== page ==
Wintering with the Tigers in Ranthambore 

If there’s one thing that’s been on my bucket list for the longest time – it’s been to see a tiger on safari. Somehow, the thought of heading out on a safari is enough to jinx the plan for me. Countless plans have died out before they even began, and I was beginning to give up. 

Until the opportunity to take a wee break at the end of the year was suddenly a possibility. 

I decided that come what may, we were going to Ranthambore. I would take care of the logistics. The actual tiger spotting I would leave to the benevolence of the Universe. While it has been proven that there are better places to spot tigers than Ranthambore – Kanha and Tadoba being two of the most densely populated tiger reserves in the country today – we choose Ranthambore for several reasons. 

One was that we had only four days in hand including travel. If we visited Pench or Bandhavgarh, a large chunk of that time would be taken in just getting to and from our destination. Optimising our time spent in the jungle was the need of the hour, and Ranthambore was the logical conclusion. 

How to get there

The easiest way to get to Ranthambore National Park is by flying into Jaipur. Jaipur International Airport is located just outside the city, 13 km away in Sanganer. It is well connected by several domestic and international airlines with regular arrivals and departures throughout the day. We flew in from Mumbai on a cold December morning to an airport that was clean, well-maintained, and easy to manoeuvre around. Terminal 1 is the domestic terminal in Jaipur and has many transport options available to you upon landing. You can take a bus into the city or book a pre-paid taxi to any of the nearby destinations. We had already pre-booked our taxi via our homestay, so there was no haggling or waiting time once we landed. 

A three-hour drive (177 km) from Jaipur airport will get you into Sawai Madhopur – the small city adjoining the park. This is where all the hotels and lodges are and the main entry gates to the national park. Today, Sawai Madhopur is regarded as the base city for any Ranthambore safari, but historically, the city has been an important seat for several rulers, from the Mughals to the British. Once the railway line between Jaipur and Sawai Madhopur was laid down, the city blossomed into the tourist destination it remains today.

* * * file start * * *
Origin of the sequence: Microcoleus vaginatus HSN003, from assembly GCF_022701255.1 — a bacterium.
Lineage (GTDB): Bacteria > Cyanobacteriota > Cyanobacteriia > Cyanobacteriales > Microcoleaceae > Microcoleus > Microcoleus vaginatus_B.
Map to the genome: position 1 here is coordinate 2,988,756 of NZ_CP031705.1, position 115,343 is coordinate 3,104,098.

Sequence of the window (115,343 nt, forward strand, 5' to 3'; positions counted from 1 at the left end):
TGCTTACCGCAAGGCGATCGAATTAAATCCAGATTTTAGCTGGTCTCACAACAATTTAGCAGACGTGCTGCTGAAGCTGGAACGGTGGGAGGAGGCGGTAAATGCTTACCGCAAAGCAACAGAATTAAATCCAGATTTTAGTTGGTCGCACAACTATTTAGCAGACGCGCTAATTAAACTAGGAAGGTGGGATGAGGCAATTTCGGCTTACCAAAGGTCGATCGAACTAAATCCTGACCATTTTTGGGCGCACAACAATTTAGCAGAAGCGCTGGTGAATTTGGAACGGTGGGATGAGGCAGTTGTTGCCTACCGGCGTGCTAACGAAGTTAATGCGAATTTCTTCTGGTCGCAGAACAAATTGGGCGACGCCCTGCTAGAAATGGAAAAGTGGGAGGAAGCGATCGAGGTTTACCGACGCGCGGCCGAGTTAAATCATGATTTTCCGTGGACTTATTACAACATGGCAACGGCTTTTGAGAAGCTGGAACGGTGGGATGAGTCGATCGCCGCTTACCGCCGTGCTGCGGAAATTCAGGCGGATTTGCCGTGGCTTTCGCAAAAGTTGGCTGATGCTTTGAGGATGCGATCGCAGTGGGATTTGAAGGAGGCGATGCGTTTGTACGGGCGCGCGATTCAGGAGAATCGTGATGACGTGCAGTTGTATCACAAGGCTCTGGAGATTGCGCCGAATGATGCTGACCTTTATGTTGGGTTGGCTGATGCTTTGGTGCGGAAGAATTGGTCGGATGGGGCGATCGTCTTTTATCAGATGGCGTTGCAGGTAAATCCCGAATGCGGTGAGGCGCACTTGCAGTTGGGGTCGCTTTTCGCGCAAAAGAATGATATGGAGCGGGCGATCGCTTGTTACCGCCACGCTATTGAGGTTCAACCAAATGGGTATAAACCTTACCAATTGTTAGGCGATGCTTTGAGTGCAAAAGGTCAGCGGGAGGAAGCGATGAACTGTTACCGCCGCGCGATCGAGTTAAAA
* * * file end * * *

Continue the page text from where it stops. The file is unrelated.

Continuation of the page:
About Ranthambore National Park

Apart from being the entrance to the park, Sawai Madhopur also has a few attractions of its own worth visiting. There is Ranthambore Fort, also a UNESCO World Heritage Site in Sawai Madhopur, along with the Trinetra Ganesh Temple and the Galta Temple. However, with the restricted amount of time at our disposal, we hadn’t managed to schedule any of these visits. Our focus still remained on the mighty tiger, and we had worked our entire schedule around increasing our chances or viewing this fantastic beast. 

Ranthambore National Park is spread over nearly 1500 sq. km in area and is about 14 km from Sawai Madhopur. There are several entry gates to the park and zones numbered from 1 to 10. Zones 1 to 5 have the largest concentration of the park’s tiger population and the most dense vegetation. Zones 6 to 10 are further away from the main tourist hotels and are largely visited by locals and other animals. You can check government websites that helpfully tell you how many tigers and cubs are located per zone. Keep in mind, though, that this is more in theory than in practice. Only an experienced guide and driver can pinpoint a tiger’s movement and location, no matter what the numbers say on paper. 

Where to stay

Since we decided on this holiday a little too close to our intended departure date, finding a still available hotel was proving to be more difficult than expected. The week between Christmas and New Year is prime travelling time for everybody. And the fact that Jaipur is well connected by road or air to everyone helps the hospitality industry flourish throughout the year. All the big hotel names were quickly ruled out due to unavailability. I had just disconnected yet another phone call with an incredulous reservations executive who repeatedly asked,” You need a room for New Year’s Eve this year?” Thankfully, I may have lost hope on my tiger dreams, but the Universe hadn’t. A desultory search for boutique hotels in Sawai Madhopur threw up an intriguing lifeline. Fateh’s Retreat in Ranthambore is a homestay with a proud history. 

Fateh Resort was well located and reasonably priced

Guests can now stay at the farm of Fateh Singh Rathore, aka The Tiger Man of India. Often attributed as the conservation hero responsible for Ranthambore National Park, this gorgeous property answered my prayers. Built on the edge of a cliff and facing the Aravali Hills, the homestay is ideally placed on the forest’s edge. The family members still live in his house and run the resort. The rooms are large and well-appointed with garden views. There is also a beautiful infinity pool that faces the forest, but unfortunatel,y it was too cold for us to take a dip. Breakfast is included in your room rate, and lunch and dinner can be had at the onsite cafe and restaurant, which serves some delectable home-cooked meals. 

The only thing that Fateh Resort could not help me with was booking my safari. Unlike several other hotels that offer a package deal, I was left to my own devices when it came to booking our safari. And what an adventure that proved to be.